France’s path towards sustainable farming eroded by increased droughts

(EurActiv, 6 Sep 2019) This year’s intense drought in France has already led to the elimination of fallow fields. It has also created tensions that are not so favourable to the negotiations over the EU’s new Common Agricultural Policy. EURACTIV France reports.

According to France’s main agricultural trade union, FNSEA, 14,000 farms out of 440,000 have filed compensation claims, following the extreme heat and lack of rain that ravaged France during the spring and summer.

These periods of extreme heat and rain have created severe problems for a sector that is already fragile. Crop loss leads to a loss of revenue, especially for the summer crops, such as maize, sugar beet, potatoes and pastures, which have been hit the hardest.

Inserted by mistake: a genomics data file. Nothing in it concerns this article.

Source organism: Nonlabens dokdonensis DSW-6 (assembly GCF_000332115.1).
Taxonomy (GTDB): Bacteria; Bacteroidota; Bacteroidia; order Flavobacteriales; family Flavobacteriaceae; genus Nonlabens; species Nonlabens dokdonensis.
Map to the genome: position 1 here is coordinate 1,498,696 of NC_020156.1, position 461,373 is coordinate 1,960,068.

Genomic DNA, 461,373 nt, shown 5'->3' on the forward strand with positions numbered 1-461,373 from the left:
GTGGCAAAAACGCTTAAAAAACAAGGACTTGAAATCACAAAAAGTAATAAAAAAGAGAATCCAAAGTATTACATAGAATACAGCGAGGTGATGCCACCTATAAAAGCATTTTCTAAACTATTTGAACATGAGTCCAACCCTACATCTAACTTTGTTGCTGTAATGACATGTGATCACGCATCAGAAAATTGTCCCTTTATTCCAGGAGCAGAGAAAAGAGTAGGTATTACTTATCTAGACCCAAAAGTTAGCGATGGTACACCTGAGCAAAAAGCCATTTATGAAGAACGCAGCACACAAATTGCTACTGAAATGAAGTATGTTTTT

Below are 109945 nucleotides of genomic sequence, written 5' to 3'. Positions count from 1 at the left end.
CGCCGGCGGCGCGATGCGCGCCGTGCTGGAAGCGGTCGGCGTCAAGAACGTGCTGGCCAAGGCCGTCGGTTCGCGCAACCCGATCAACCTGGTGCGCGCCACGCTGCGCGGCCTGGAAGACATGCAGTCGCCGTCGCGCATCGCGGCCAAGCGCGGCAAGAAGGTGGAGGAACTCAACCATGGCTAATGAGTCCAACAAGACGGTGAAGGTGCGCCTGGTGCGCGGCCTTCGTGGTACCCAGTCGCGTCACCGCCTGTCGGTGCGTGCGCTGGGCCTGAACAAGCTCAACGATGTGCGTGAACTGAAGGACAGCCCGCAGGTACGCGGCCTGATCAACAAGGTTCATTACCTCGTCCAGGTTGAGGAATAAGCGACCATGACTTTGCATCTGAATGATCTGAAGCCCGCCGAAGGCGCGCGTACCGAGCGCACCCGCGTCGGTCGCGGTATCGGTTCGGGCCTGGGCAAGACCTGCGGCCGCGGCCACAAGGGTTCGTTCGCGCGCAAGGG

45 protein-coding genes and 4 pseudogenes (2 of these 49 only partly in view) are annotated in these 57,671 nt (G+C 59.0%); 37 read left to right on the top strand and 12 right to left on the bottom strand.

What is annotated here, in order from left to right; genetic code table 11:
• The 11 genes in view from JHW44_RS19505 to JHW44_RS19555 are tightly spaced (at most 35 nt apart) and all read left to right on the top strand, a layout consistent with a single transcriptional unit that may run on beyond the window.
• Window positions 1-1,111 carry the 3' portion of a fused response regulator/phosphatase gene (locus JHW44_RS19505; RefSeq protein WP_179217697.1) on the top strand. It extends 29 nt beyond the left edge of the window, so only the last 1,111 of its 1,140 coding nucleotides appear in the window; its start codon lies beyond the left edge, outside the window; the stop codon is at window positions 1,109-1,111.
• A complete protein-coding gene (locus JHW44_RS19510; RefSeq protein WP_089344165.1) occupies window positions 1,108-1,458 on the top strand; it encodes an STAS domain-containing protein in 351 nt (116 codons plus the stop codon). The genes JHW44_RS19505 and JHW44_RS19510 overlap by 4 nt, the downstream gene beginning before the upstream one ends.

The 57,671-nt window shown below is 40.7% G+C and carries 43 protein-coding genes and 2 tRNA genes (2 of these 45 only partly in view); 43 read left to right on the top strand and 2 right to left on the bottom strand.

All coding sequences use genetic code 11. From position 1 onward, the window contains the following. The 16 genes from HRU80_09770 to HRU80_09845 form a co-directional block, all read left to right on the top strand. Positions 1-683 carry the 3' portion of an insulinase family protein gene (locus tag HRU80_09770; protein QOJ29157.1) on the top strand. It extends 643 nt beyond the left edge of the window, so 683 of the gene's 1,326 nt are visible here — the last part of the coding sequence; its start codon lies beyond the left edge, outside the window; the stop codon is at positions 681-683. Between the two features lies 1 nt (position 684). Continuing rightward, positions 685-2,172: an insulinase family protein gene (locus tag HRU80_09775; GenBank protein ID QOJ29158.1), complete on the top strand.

Winter crops, such as wheat, barley and rapeseed, are doing quite well in terms of volumes, but international market prices are relatively low.

For affected crops, compensation only works for farmers who are insured, and few farmers can fully insure their crops. According to the French Insurance Federation, the annual cost of drought periods is continuously increasing, reaching up to €700-900 million a year, depending on the year.

For 2019, FNSEA estimated agricultural losses to amount to €80 million. The problem is mainly that these losses will affect some parts of the country, such as the Massif Central and the North-East more than others.

Sacrificed fallow fields

In response to this situation, the French agricultural ministry has decided to advance the payment of CAP subsidies to October, exempt farmers from property tax on undeveloped properties and delay the payment of contributions to the country’s primary social cover system for farmers, the Mutualité Sociale Agricole (MSA).

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EurActiv, 6 Sep 2019: France’s path towards sustainable farming eroded by increased droughts